With the end of the 2013 legislative session in sight, Republicans in the General Assembly are making a final push to adopt photo identification as a requirement for voting.
The Senate Rules Committee is expected early next week to consider a revised and in some respects toughened version of a voter ID bill that passed the House two months ago. That would set the stage for negotiations between the two chambers on final terms of a measure that could be enacted before adjournment. Legislative leaders want to conclude the session within a week or so, once a new state budget is approved.
The voter ID effort is portrayed by the legislature’s majority Republicans as intended to counter the possibility of fraud at the polls. Opponents say concerns about fraud are overblown, and that the real aim is to cut down on the number of votes cast by people who might not have the necessary photo IDs and who tend to lean Democratic.
This has been an issue of concern for the N.C. Council of Churches because affected voters also likely would be among the poor or otherwise vulnerable – people who especially cannot afford to have their voices muffled during elections.
Under House Bill 589 as approved by the House on April 24, with unanimous Republican support, several types of photo ID would be acceptable. They would include not only official documents such as driver’s licenses, special ID cards issued to those who don’t drive, military IDs and passports, but also public college student IDs, private sector employee ID cards, IDs issued to employees of local governments and IDs issued to welfare recipients.
The proposed Senate substitute for the bill would narrow the acceptable forms of photo identification to these:
— A North Carolina driver’s license, including a learner’s permit or a provisional license.
— A special identification card for nonoperators.
— A U.S. passport.
— A U.S. military ID card.
— A federal Veterans Identification Card for use at Veterans Administration medical facilities.
— A tribal enrollment card issued by a federally or North Carolina-recognized tribe.
— A driver’s license or nonoperators ID card issued by another state, the District of Columbia or a U.S. territory or commonwealth, but only if the voter had registered to vote here within 90 days of the election.
Opponents focus on the omission of college student IDs from the list in arguing that the Senate requirements would target a group that has boosted Democratic candidates such as President Obama.
Bob Hall, executive director of the election watchdog group Democracy North Carolina, said in a written statement:
“The Senate bill takes a double swipe at college students, making it harder for them to vote. It refuses to accept student IDs from any college; the House at least accepts those from the UNC and community college systems. And it restricts the use of an out-of-state driver’s license to 90 days from the day of becoming a North Carolina registered voter; the House accepts the out-of-state driver’s licenses as a legitimate government-issued photo ID. These are unnecessary, mean-spirited changes that target and punish college students who want to participate in the civic life of their college community.”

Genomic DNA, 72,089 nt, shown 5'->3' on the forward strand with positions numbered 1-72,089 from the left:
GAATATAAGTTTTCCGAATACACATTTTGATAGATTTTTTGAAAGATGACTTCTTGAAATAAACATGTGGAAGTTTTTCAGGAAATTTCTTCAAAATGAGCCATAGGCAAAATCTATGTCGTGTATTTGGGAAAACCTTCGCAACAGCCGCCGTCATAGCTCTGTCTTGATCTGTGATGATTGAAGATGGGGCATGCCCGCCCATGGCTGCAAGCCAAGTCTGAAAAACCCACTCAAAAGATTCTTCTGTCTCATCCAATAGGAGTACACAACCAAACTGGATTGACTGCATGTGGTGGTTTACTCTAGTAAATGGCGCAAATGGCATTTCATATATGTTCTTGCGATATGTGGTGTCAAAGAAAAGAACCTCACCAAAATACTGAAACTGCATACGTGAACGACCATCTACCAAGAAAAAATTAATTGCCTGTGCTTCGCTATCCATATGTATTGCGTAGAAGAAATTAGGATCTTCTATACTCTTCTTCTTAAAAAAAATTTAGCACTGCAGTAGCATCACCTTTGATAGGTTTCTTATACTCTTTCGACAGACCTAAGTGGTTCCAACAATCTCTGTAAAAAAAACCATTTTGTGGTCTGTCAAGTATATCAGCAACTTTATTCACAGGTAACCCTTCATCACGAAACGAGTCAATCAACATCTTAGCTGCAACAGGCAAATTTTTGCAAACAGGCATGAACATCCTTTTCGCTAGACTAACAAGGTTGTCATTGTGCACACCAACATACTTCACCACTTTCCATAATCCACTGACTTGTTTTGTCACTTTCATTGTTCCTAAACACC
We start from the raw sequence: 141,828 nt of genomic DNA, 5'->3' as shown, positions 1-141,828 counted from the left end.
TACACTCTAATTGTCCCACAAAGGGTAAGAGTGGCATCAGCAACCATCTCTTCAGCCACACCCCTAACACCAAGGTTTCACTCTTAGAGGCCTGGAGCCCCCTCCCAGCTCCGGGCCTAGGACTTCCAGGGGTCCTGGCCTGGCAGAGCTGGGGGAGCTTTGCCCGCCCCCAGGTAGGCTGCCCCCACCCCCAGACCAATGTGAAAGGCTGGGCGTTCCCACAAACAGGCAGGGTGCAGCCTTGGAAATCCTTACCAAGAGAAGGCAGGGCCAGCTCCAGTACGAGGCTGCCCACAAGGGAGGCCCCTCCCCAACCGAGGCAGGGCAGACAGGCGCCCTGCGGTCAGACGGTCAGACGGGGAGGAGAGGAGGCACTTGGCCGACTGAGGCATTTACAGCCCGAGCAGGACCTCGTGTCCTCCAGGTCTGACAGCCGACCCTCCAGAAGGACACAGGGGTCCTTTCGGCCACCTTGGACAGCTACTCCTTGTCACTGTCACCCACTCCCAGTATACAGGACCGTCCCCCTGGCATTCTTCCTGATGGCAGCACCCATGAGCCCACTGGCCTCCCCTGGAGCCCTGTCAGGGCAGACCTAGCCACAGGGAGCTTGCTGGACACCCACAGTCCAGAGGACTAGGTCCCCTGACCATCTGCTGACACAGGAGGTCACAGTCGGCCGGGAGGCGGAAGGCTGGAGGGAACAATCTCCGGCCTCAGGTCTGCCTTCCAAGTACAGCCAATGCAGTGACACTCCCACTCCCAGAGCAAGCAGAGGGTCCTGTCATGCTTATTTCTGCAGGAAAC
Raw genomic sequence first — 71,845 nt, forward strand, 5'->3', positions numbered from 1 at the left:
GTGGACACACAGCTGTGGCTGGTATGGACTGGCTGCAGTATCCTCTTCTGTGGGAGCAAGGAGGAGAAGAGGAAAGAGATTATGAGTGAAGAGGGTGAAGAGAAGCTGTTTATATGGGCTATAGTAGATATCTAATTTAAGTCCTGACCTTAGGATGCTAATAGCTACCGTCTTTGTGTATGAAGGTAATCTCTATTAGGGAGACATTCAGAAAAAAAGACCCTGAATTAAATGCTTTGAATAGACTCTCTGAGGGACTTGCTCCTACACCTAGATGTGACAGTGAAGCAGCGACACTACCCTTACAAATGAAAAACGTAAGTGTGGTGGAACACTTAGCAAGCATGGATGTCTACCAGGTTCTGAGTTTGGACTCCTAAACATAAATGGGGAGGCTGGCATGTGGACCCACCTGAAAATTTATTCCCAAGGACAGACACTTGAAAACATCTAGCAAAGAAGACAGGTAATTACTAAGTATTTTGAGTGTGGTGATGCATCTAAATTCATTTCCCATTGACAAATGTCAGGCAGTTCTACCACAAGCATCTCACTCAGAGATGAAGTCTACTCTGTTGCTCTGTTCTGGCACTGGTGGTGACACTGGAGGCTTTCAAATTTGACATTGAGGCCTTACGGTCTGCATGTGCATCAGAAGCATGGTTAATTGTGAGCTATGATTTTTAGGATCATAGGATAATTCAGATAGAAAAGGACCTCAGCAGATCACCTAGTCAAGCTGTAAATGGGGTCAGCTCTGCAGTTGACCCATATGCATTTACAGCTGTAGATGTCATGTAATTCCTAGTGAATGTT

Hall also criticized the bill’s method of dealing with a voter who is allowed to cast a provisional ballot:
“The Senate version keeps a House provision that will make the North Carolina law one of the most restrictive in the nation – harsher than the ones in Florida, Idaho, Michigan and several other states with a photo ID requirement. Those states allow the voter who lacks or forgets to bring the photo ID to sign an attestation under penalty of perjury and, in some cases, provide an identifying number, such as a birth date or Social Security number, that the board of elections can verify before counting the ballot. The proposed N.C. law would make that voter come back another day and show the correct ID to have their provisional ballot count.”
The bill allows for state issuance of special ID cards to voters who don’t otherwise have one of the required forms of ID, and in some cases the special cards may be issued free of charge. Most of the people likely to be affected would be those who don’t have driver’s licenses – often among the state’s poorer and/or older residents. The state would bear an expense in issuing the special IDs, and the inconvenience of having to obtain one likely would deter some people from voting. On the whole, those are people whose votes tend to help Democrats more than Republicans.
Any voter fraud is unacceptable, as it devalues votes honestly cast and can even twist an election’s outcome. But North Carolina has not experienced a pattern of fraud at the polls, and specifically has not seen any pattern of voter impersonation, which a photo ID rule might be expected to deter.
The push for photo ID laws has become a national Republican priority, born of frustration over President Obama’s successive victories and playing to suspicions some hold about immigrants.
Anyone who commits voter fraud, however, subjects himself or herself to felony charges, and the number of alleged cases has been minuscule. North Carolina’s voter ID backers are following their party’s national game plan. But if they succeed, all they will have achieved is making elections less inclusive of voices they’d rather not hear.
— Steve Ford, Volunteer Program Associate